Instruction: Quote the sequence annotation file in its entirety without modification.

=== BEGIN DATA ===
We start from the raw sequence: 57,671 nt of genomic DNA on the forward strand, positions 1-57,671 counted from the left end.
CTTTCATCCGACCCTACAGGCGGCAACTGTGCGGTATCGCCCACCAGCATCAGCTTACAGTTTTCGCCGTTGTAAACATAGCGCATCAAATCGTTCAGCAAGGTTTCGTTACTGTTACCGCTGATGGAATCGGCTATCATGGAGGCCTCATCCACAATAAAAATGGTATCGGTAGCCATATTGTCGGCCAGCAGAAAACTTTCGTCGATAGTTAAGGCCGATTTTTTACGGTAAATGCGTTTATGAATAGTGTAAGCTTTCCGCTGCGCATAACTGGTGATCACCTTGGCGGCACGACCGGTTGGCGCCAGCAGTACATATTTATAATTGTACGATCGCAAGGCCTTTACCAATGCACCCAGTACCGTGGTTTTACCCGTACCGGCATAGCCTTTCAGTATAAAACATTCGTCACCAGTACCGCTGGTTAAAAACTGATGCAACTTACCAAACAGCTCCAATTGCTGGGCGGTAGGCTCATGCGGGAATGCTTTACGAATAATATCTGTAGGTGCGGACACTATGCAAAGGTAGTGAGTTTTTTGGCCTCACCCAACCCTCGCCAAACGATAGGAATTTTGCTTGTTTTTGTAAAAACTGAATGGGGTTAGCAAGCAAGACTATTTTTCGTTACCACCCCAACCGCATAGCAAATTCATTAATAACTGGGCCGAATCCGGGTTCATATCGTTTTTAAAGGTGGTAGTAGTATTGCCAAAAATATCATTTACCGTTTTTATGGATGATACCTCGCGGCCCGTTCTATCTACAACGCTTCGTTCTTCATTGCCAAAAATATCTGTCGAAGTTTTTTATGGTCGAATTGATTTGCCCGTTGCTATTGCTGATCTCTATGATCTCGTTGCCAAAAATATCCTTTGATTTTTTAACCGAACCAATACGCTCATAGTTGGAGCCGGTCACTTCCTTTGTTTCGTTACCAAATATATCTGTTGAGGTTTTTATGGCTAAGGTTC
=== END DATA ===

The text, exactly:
We start from the raw sequence: 57,671 nt of genomic DNA on the forward strand, positions 1-57,671 counted from the left end.
CTTTCATCCGACCCTACAGGCGGCAACTGTGCGGTATCGCCCACCAGCATCAGCTTACAGTTTTCGCCGTTGTAAACATAGCGCATCAAATCGTTCAGCAAGGTTTCGTTACTGTTACCGCTGATGGAATCGGCTATCATGGAGGCCTCATCCACAATAAAAATGGTATCGGTAGCCATATTGTCGGCCAGCAGAAAACTTTCGTCGATAGTTAAGGCCGATTTTTTACGGTAAATGCGTTTATGAATAGTGTAAGCTTTCCGCTGCGCATAACTGGTGATCACCTTGGCGGCACGACCGGTTGGCGCCAGCAGTACATATTTATAATTGTACGATCGCAAGGCCTTTACCAATGCACCCAGTACCGTGGTTTTACCCGTACCGGCATAGCCTTTCAGTATAAAACATTCGTCACCAGTACCGCTGGTTAAAAACTGATGCAACTTACCAAACAGCTCCAATTGCTGGGCGGTAGGCTCATGCGGGAATGCTTTACGAATAATATCTGTAGGTGCGGACACTATGCAAAGGTAGTGAGTTTTTTGGCCTCACCCAACCCTCGCCAAACGATAGGAATTTTGCTTGTTTTTGTAAAAACTGAATGGGGTTAGCAAGCAAGACTATTTTTCGTTACCACCCCAACCGCATAGCAAATTCATTAATAACTGGGCCGAATCCGGGTTCATATCGTTTTTAAAGGTGGTAGTAGTATTGCCAAAAATATCATTTACCGTTTTTATGGATGATACCTCGCGGCCCGTTCTATCTACAACGCTTCGTTCTTCATTGCCAAAAATATCTGTCGAAGTTTTTTATGGTCGAATTGATTTGCCCGTTGCTATTGCTGATCTCTATGATCTCGTTGCCAAAAATATCCTTTGATTTTTTAACCGAACCAATACGCTCATAGTTGGAGCCGGTCACTTCCTTTGTTTCGTTACCAAATATATCTGTTGAGGTTTTTATGGCTAAGGTTC